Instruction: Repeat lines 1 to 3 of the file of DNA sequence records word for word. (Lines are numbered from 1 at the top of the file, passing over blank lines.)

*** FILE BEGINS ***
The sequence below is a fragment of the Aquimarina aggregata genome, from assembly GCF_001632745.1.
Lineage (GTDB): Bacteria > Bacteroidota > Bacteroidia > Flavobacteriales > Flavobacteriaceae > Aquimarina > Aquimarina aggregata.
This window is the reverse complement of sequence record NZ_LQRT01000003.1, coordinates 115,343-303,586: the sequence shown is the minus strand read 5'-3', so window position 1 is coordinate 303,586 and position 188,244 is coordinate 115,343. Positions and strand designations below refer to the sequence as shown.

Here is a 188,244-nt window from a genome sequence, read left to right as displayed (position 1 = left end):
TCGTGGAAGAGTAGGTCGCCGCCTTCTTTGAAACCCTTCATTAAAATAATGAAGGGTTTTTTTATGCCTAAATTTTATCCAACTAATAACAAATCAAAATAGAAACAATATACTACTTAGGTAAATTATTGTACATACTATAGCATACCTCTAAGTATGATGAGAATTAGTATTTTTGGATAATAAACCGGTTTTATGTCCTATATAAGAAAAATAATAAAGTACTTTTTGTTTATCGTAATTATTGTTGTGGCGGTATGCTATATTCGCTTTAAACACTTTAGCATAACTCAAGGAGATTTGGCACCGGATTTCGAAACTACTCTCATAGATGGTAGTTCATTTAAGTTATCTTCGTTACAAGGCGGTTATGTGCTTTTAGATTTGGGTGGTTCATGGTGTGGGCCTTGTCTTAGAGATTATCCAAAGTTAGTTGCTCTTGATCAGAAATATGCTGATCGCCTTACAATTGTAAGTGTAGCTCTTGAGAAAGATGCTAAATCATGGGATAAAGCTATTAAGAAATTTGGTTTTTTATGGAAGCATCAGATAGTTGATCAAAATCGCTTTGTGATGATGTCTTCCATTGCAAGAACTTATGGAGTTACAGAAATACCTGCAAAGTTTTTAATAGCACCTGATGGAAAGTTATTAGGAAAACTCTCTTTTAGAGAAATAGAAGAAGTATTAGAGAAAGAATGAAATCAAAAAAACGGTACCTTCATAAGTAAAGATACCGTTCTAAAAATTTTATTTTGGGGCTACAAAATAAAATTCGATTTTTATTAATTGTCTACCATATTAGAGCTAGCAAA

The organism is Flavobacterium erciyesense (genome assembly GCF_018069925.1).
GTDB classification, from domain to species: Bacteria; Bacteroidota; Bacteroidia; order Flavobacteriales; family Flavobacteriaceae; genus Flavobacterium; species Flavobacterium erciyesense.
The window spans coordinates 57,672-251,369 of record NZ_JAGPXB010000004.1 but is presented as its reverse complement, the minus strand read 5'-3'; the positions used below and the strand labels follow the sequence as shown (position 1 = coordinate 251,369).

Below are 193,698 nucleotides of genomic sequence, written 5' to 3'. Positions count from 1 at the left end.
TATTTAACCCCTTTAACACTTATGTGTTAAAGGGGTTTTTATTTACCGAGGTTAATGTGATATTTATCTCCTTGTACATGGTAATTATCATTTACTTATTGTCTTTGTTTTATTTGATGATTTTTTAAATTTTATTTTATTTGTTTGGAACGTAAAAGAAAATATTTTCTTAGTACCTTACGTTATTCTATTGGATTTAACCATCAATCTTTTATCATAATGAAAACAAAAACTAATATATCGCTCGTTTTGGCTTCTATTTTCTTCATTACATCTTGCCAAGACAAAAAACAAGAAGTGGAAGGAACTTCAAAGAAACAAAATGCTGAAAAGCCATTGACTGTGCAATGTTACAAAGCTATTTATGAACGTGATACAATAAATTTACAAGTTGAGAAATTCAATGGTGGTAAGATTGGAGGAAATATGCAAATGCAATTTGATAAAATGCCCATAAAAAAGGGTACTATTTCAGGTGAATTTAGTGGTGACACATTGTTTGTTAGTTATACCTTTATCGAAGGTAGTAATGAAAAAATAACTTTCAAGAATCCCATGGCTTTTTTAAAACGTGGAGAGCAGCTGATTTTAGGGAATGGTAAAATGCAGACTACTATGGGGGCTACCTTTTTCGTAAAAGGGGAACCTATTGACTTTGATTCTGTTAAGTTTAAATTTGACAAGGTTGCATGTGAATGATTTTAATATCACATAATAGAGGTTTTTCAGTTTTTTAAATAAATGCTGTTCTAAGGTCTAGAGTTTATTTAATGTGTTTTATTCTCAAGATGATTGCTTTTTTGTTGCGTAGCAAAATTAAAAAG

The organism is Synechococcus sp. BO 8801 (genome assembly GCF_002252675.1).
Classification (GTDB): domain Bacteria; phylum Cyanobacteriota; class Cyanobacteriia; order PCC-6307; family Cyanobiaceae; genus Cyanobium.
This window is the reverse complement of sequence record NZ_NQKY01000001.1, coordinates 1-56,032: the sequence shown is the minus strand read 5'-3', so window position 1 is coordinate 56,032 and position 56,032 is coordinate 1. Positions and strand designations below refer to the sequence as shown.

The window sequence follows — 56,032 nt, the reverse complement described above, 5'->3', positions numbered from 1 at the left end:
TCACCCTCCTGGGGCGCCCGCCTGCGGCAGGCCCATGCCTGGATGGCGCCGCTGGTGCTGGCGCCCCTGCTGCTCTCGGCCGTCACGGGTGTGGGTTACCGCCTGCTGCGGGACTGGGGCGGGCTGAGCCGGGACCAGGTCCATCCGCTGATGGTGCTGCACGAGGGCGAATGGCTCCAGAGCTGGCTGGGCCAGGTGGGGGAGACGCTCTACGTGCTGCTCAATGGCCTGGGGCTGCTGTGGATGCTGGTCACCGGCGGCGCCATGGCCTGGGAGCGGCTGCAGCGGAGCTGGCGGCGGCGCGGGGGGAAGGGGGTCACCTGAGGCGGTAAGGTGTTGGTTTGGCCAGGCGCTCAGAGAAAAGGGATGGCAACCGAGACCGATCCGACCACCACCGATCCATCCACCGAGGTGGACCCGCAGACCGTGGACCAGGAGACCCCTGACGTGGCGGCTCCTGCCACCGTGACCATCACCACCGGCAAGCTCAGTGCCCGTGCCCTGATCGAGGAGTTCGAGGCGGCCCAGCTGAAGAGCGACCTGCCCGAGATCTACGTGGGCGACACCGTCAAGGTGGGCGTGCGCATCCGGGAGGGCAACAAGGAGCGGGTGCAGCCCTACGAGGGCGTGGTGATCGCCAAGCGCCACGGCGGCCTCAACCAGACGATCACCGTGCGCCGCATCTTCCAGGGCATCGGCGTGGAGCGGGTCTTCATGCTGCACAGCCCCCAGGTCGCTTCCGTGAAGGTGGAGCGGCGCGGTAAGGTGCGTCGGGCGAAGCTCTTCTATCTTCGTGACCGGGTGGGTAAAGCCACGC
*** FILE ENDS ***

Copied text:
The sequence below is a fragment of the Aquimarina aggregata genome, from assembly GCF_001632745.1.
Lineage (GTDB): Bacteria > Bacteroidota > Bacteroidia > Flavobacteriales > Flavobacteriaceae > Aquimarina > Aquimarina aggregata.
This window is the reverse complement of sequence record NZ_LQRT01000003.1, coordinates 115,343-303,586: the sequence shown is the minus strand read 5'-3', so window position 1 is coordinate 303,586 and position 188,244 is coordinate 115,343. Positions and strand designations below refer to the sequence as shown.